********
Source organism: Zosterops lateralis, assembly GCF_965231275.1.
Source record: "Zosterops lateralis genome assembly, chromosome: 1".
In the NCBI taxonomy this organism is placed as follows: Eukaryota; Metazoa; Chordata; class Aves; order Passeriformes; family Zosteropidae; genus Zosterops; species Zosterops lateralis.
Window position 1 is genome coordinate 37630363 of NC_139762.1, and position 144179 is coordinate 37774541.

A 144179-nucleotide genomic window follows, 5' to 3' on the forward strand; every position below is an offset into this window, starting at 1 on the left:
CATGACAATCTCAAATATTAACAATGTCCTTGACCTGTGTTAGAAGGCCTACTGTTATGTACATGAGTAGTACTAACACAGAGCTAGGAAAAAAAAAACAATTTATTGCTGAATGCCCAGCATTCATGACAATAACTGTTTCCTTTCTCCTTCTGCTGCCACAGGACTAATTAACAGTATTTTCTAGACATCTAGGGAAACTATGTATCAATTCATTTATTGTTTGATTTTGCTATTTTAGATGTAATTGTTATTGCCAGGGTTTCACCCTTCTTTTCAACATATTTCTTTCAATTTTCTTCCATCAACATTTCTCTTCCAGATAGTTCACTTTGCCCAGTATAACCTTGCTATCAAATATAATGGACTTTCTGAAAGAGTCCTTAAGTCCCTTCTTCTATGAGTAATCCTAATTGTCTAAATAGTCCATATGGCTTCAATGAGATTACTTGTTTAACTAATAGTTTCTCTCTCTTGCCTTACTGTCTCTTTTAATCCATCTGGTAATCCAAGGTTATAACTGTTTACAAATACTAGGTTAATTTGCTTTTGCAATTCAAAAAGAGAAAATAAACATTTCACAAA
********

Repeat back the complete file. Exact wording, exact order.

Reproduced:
Source organism: Zosterops lateralis, assembly GCF_965231275.1.
Source record: "Zosterops lateralis genome assembly, chromosome: 1".
In the NCBI taxonomy this organism is placed as follows: Eukaryota; Metazoa; Chordata; class Aves; order Passeriformes; family Zosteropidae; genus Zosterops; species Zosterops lateralis.
Window position 1 is genome coordinate 37630363 of NC_139762.1, and position 144179 is coordinate 37774541.

A 144179-nucleotide genomic window follows, 5' to 3' on the forward strand; every position below is an offset into this window, starting at 1 on the left:
CATGACAATCTCAAATATTAACAATGTCCTTGACCTGTGTTAGAAGGCCTACTGTTATGTACATGAGTAGTACTAACACAGAGCTAGGAAAAAAAAAACAATTTATTGCTGAATGCCCAGCATTCATGACAATAACTGTTTCCTTTCTCCTTCTGCTGCCACAGGACTAATTAACAGTATTTTCTAGACATCTAGGGAAACTATGTATCAATTCATTTATTGTTTGATTTTGCTATTTTAGATGTAATTGTTATTGCCAGGGTTTCACCCTTCTTTTCAACATATTTCTTTCAATTTTCTTCCATCAACATTTCTCTTCCAGATAGTTCACTTTGCCCAGTATAACCTTGCTATCAAATATAATGGACTTTCTGAAAGAGTCCTTAAGTCCCTTCTTCTATGAGTAATCCTAATTGTCTAAATAGTCCATATGGCTTCAATGAGATTACTTGTTTAACTAATAGTTTCTCTCTCTTGCCTTACTGTCTCTTTTAATCCATCTGGTAATCCAAGGTTATAACTGTTTACAAATACTAGGTTAATTTGCTTTTGCAATTCAAAAAGAGAAAATAAACATTTCACAAA